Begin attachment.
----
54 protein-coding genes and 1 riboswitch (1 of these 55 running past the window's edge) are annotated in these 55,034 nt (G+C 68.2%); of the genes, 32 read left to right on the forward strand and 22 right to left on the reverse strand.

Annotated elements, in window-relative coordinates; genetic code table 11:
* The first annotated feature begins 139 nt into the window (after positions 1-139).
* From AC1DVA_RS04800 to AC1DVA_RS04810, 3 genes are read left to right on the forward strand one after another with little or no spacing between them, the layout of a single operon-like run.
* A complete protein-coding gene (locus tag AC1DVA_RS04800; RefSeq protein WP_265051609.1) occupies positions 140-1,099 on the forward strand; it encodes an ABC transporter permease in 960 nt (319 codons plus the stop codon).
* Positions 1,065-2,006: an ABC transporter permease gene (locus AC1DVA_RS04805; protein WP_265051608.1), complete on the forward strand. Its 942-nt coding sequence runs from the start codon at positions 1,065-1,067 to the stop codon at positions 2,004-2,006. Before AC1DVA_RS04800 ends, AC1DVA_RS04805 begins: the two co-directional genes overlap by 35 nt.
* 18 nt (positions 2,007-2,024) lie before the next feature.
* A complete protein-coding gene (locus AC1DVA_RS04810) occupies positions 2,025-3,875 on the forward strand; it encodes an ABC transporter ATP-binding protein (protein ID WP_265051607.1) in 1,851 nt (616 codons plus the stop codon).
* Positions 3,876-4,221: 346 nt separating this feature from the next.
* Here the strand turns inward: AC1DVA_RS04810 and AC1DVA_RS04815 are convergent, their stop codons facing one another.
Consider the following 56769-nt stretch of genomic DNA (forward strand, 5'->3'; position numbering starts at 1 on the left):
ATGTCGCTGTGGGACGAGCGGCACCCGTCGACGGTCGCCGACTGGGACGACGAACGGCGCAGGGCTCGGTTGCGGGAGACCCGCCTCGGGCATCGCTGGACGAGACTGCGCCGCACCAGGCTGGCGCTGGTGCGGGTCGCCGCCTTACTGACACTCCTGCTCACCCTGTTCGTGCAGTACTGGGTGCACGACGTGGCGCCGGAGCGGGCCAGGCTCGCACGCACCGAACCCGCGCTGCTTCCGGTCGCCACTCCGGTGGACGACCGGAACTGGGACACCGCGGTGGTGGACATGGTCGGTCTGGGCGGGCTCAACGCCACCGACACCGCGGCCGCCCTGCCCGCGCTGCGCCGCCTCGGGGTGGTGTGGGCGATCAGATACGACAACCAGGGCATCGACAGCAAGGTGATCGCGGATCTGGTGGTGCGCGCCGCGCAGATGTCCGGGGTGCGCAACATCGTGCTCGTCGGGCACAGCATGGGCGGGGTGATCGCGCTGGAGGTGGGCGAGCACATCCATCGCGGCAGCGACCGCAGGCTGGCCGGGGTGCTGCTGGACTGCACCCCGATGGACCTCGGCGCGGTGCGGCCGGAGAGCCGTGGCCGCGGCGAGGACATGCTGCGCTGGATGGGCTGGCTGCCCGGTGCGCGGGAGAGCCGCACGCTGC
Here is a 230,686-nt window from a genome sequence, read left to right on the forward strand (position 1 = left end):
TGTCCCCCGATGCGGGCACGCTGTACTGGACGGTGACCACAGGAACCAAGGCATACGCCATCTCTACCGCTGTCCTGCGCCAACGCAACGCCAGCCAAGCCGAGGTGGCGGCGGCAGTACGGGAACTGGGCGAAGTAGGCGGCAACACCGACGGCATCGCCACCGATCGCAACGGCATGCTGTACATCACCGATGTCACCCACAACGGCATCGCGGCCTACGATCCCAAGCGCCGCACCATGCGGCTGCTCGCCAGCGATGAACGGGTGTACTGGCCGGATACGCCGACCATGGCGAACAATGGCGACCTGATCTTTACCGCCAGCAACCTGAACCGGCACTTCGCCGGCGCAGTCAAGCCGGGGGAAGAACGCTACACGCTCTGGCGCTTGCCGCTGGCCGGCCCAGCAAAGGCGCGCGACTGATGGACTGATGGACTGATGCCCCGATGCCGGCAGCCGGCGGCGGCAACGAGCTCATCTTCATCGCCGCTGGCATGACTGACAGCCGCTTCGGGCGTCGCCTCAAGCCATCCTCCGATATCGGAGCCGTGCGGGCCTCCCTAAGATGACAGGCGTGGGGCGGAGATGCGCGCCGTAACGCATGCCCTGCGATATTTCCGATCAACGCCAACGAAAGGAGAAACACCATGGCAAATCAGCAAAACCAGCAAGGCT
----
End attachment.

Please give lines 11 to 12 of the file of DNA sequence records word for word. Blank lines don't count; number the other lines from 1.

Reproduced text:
Consider the following 56769-nt stretch of genomic DNA (forward strand, 5'->3'; position numbering starts at 1 on the left):
ATGTCGCTGTGGGACGAGCGGCACCCGTCGACGGTCGCCGACTGGGACGACGAACGGCGCAGGGCTCGGTTGCGGGAGACCCGCCTCGGGCATCGCTGGACGAGACTGCGCCGCACCAGGCTGGCGCTGGTGCGGGTCGCCGCCTTACTGACACTCCTGCTCACCCTGTTCGTGCAGTACTGGGTGCACGACGTGGCGCCGGAGCGGGCCAGGCTCGCACGCACCGAACCCGCGCTGCTTCCGGTCGCCACTCCGGTGGACGACCGGAACTGGGACACCGCGGTGGTGGACATGGTCGGTCTGGGCGGGCTCAACGCCACCGACACCGCGGCCGCCCTGCCCGCGCTGCGCCGCCTCGGGGTGGTGTGGGCGATCAGATACGACAACCAGGGCATCGACAGCAAGGTGATCGCGGATCTGGTGGTGCGCGCCGCGCAGATGTCCGGGGTGCGCAACATCGTGCTCGTCGGGCACAGCATGGGCGGGGTGATCGCGCTGGAGGTGGGCGAGCACATCCATCGCGGCAGCGACCGCAGGCTGGCCGGGGTGCTGCTGGACTGCACCCCGATGGACCTCGGCGCGGTGCGGCCGGAGAGCCGTGGCCGCGGCGAGGACATGCTGCGCTGGATGGGCTGGCTGCCCGGTGCGCGGGAGAGCCGCACGCTGC